The dangers of the spring thaw are a very real thing, and can cause issues for underprepared anglers, boaters and even hunters. The key to staying safe near the water during the spring thaw is to stay aware, do your research and to stay attuned to any spring thaw danger around you. We’ve got some important tips to share with you about staying safe around the water during the spring thaw.
Spring thaw dangers to look out for
This spring, keep an eye out for issues such as thawing ice and fast currents! Melting snow and thinning ice can cause a number of dangers – some visible, and some not. Just be smart, careful and prepared. For those of us who are naturally drawn to the water, no matter the season, here’s a few things to look out for.
Thawing, thinning ice
If you love to go ice fishing (us, too!), or you tend to walk over frozen water during your hunting or outdoor expeditions, it’s officially time to keep an eye out for thawing or thinning ice. Stepping through thawed, thin ice — or driving over it — is remarkably dangerous, especially since the water underneath is still so cold, and could be moving very quickly. It’s always a good idea to reference ice thickness with an ice auger, pickaxe or measuring tape — and stay attuned to local weather insights as well. Here’s a quick reference guide for ice thickness according to the Canadian Red Cross:
- 15 cm for walking or skating alone
- 20 cm for skating parties or games
- 25 cm for snowmobiles.
As for ice fishing, colour of ice is just as important as thickness. Clear blue ice that is no less than 10cm thick is safe for ice fishing. Always ensure to check ice thickness every few steps and never travel out alone!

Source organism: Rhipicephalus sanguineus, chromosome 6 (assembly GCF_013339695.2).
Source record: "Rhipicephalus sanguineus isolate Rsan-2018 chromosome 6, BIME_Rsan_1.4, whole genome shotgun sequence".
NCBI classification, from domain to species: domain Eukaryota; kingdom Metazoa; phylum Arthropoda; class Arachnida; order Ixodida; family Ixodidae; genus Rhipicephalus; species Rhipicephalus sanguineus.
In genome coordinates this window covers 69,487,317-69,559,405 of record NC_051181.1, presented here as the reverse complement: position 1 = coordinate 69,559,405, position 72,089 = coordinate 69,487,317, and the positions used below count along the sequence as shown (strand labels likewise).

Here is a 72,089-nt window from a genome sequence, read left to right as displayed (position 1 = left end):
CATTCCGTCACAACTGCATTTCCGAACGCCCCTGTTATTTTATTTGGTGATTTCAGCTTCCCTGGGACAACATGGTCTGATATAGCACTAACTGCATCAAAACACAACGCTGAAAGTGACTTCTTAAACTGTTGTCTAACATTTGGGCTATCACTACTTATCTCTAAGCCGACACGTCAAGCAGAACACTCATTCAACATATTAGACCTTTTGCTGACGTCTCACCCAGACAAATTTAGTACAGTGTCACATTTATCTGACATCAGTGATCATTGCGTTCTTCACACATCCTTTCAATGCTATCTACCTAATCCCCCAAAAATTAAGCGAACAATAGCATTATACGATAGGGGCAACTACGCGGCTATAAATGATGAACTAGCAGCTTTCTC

When temperatures rise, it’s time to hang up the (ice) fishing pole and skates. Warmer days and cold nights can compromise the integrity of the ice and make it weaker than it may appear.
Many popular lakes and waterways have ice reports available on their website. You can also track the melt status using the Environment Canada website. Staying aware of the situation is the first step to staying prepared and safe!
Fast currents and rising water levels
Melting snow and ice around lakes and rivers can cause an unstable increase in water levels. With the higher-than-normal water levels comes quick moving currents which, even at only a few inches deep, can knock a child off their feet and pull them down stream away from safety. Always keep children and pets within arm’s reach when near shores and banks, especially during the spring thaw.
Even as the ice clears from the lake and the air temperature begins to rise, you can still expect frigid water temperatures well into the spring. This means extra caution should be taken if you decide to take the boat out. Ensure you have a plan to seek help, get dry and stay warm in the event of an emergency. Bring plenty of layers, and, as always, make sure everyone on board is equipped with a properly fitted life jacket or PFD.
We all love the water and can’t wait to be back riding the waves. No matter the time of the year, there are always risks — and those risks don’t necessarily need to get in the way of any fun. Just be aware of potential dangers and what to do in the case of an emergency. Always check ice thickness before venturing out, be aware of weather forecasts, keep children and pets close by and be properly equipped and prepared at all times. Learn more about water and boat safety with BOATsmart!’s engaging, narrated, illustrated and animated boater safety course.